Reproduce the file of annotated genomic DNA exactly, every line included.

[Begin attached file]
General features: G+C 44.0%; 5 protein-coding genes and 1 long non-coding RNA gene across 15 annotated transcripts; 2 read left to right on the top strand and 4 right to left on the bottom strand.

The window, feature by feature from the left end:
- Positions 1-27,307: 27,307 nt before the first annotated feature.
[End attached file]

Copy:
General features: G+C 44.0%; 5 protein-coding genes and 1 long non-coding RNA gene across 15 annotated transcripts; 2 read left to right on the top strand and 4 right to left on the bottom strand.

The window, feature by feature from the left end:
- Positions 1-27,307: 27,307 nt before the first annotated feature.